Automation and You! Strategies for Effective Automation Management

High Performance Aviation

February 17, 2016

Automation and You

Automation and You!

Strategies for Effective Automation Management

John Hollingshead

Today’s aircraft are seeing a higher level of technical sophistication. When we talk about “Technically Advanced Aircraft,” most people think of a brand new Cirrus or Cessna TTx, but the fact of the matter is, high-tech retrofits of older aircraft are becoming increasingly common. A study conducted by NTSB in 2010 (NTSB SS-0110) showed some interesting statistics. The study compared accident rates in aircraft manufactured between 2002 and 2006, broken down by glass cockpit vs steam gauge. The results were surprising. Percentage of fatal accidents in glass cockpit aircraft was twice that of steam gauge. It would seem that glass cockpit aircraft have a higher safety potential, therefore it is a little surprising to see a higher fatality rate. Why do we see this increased fatality rate? Training. Making airplanes safer is great, but it doesn’t do much good unless we make the PILOTS safer as well.

Automation Management is a very important aspect of Single Pilot Resource Management. FAA buzzwords aside, automation management is a subject that requires a great deal of consideration in present-day flying. Automation has some excellent benefits. Good automation management frees us up to manage the “Big Picture”, allowing us to more efficiently manage workload given last minute ATC reroutes, digging out charts and publications, or even executing abnormal or emergency procedures. Potential drawbacks of automation, however, include an increased likelihood to lose situational awareness due to a higher probability of being “heads down” for prolonged periods, the distraction of highly complex systems, or becoming overly reliant on automation. Also, automation over-use can cause a degradation of hand flying skills.

When considering the psychology of automation, it is important to take note of a few details of human nature. We tend to skip verifying modes of operation and data that we have input into our systems. We tend to assume that equipment will work as expected, and we tend to assume that we do things correctly. This type of mentality seems to be more common in the portions of society that are attracted to aviation.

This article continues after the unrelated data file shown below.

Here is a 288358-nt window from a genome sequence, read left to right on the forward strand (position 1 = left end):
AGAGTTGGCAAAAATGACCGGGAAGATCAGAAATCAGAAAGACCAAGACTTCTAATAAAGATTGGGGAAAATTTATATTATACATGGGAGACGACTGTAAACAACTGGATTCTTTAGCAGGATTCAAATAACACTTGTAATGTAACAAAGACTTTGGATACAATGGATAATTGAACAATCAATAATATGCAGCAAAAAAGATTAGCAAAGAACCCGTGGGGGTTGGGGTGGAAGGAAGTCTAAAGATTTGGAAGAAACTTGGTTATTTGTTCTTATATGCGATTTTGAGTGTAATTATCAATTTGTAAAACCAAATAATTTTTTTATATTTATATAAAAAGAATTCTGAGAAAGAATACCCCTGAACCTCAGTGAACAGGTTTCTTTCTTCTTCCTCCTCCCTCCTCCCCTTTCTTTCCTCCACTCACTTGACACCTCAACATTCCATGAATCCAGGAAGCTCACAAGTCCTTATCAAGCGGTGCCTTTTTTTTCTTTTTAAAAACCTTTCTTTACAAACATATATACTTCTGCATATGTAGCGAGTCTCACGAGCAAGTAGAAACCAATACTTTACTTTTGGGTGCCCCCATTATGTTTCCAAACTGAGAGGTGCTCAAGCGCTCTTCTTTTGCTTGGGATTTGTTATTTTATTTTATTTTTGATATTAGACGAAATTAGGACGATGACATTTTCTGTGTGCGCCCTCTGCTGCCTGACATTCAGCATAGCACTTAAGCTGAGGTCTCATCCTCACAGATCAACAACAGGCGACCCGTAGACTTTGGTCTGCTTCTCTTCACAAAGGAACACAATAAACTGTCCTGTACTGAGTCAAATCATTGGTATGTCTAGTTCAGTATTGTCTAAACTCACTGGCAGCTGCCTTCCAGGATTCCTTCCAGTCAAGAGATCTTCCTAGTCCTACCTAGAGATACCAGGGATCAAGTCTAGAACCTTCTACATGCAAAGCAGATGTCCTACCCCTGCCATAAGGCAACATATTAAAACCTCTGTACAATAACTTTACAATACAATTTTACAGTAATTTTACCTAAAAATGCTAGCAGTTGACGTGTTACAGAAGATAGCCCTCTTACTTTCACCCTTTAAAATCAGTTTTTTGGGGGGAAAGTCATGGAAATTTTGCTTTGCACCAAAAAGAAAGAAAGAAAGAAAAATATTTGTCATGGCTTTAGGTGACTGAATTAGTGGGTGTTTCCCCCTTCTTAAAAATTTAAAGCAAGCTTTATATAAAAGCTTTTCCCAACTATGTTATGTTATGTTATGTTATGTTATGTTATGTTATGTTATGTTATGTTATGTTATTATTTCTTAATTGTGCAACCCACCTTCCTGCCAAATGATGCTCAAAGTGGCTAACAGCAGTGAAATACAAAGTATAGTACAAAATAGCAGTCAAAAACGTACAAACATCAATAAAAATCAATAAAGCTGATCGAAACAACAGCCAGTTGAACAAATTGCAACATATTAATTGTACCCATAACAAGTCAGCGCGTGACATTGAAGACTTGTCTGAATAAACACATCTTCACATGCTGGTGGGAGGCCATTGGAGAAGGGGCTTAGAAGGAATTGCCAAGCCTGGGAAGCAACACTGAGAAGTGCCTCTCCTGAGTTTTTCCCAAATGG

Automation Dependency is a condition whereby we either perceive automation as a “crutch,” or actually use automation as a “crutch”. Perceiving it as a crutch happens when we have a conscious concern that we are overly dependent upon the automation, and circumstances that necessitate hand flying inject stress and reduce our confidence in our hand flying skills to the point that we exhibit poor hand flying. The progression of this condition leads to actual reduction of hand flying skills to the extent where we are unable to competently pilot the aircraft under manual control.

The polar opposite of Automation Dependency is Automation Avoidance. This is typically a condition where a pilot’s perceived lack of understanding of the automation systems available in his or her aircraft causes them to avoid using them, thereby passing up the numerous benefits of automation that are available to them.

In considering strategies for effective use of automation, we can establish some foundational concepts to assist us in tackling the subject. Understanding your equipment is paramount. Do you know if your autopilot is rate based or attitude based? Is your GPS IFR Certified? How about IFR Certified but not Approach Certified? We have developed a checklist of core competencies that lead to effective automation management. These individual skills provide the building blocks of good automation management. Once core competencies are attained, scenario based training can be used to provide practice and to allow a pilot to use the core competencies in concert under conditions that simulate real-world flying.

Even with good training from a competent instructor, these skills will degrade if not used. We can practice these skills on our own or with a safety pilot. Even requesting an approach instead of “taking the visual” from time to time will allow us to use our automation skills.

Another consideration that enhances flight safety in general is to always take advantage of available resources. On numerous occasions I have had students “hit the wrong button” and find that the flight plan is gone, or incorrect. An option that is always available is to just let ATC know, and request a vector until you can get things organized again. ATC would much rather give you a vector than have you deviate. Why don’t pilots like to do this? Because ATC may laugh at them. Maybe it’s the inner “class clown” in me, but I figure making ATC laugh is a lot better than making them mad…

With proper training and frequent practice, we will find that our ability to use automation to our advantage is greatly increased, which allows us to do things such as immediately discern what mode of operation our system is operating in, identify when our use of automation is increasing our task load versus decreasing it, and reduce pilot fatigue.

Have Fun and Fly Safe!

Get our free download here: Automation Core Competency Checklist

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